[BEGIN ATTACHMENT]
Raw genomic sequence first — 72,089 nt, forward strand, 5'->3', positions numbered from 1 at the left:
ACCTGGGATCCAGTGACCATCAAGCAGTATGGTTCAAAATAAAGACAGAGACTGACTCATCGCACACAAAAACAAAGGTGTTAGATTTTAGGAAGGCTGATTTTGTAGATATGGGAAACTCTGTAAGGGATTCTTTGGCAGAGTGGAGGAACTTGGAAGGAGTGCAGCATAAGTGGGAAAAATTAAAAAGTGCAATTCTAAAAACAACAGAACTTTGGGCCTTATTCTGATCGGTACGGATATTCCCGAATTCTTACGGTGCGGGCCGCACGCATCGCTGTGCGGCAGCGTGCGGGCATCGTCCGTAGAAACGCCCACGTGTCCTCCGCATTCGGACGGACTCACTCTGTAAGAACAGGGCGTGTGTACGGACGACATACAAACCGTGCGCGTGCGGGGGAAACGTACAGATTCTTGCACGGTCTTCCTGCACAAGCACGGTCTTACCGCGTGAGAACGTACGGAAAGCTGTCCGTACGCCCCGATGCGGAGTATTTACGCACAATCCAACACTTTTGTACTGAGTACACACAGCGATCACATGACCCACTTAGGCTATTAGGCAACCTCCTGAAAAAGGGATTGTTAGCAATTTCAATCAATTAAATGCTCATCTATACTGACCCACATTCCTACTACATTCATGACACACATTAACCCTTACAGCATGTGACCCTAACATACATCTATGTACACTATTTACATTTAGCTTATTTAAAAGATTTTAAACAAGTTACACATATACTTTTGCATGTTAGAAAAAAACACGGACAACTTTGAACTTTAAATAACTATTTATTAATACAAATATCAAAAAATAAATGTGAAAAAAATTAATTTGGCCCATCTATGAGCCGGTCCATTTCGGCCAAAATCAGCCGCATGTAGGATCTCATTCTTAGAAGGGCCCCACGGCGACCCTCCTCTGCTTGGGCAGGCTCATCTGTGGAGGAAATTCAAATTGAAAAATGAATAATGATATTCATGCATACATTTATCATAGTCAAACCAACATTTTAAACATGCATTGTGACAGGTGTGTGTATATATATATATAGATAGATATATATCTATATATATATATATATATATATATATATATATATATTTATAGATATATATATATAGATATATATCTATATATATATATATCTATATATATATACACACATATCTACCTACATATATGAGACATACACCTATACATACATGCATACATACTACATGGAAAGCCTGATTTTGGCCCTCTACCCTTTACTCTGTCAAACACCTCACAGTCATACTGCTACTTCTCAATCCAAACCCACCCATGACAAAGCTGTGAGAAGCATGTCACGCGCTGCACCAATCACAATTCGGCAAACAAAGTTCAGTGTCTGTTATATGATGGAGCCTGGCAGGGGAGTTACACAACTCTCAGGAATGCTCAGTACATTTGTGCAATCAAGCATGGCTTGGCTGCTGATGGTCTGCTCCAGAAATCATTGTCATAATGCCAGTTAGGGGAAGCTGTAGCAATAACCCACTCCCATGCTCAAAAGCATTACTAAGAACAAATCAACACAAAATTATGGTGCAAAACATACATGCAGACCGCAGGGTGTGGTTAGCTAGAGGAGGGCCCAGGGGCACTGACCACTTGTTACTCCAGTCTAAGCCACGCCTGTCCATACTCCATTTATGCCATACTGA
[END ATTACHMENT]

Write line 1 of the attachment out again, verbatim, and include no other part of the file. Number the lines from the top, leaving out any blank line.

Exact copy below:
Raw genomic sequence first — 72,089 nt, forward strand, 5'->3', positions numbered from 1 at the left: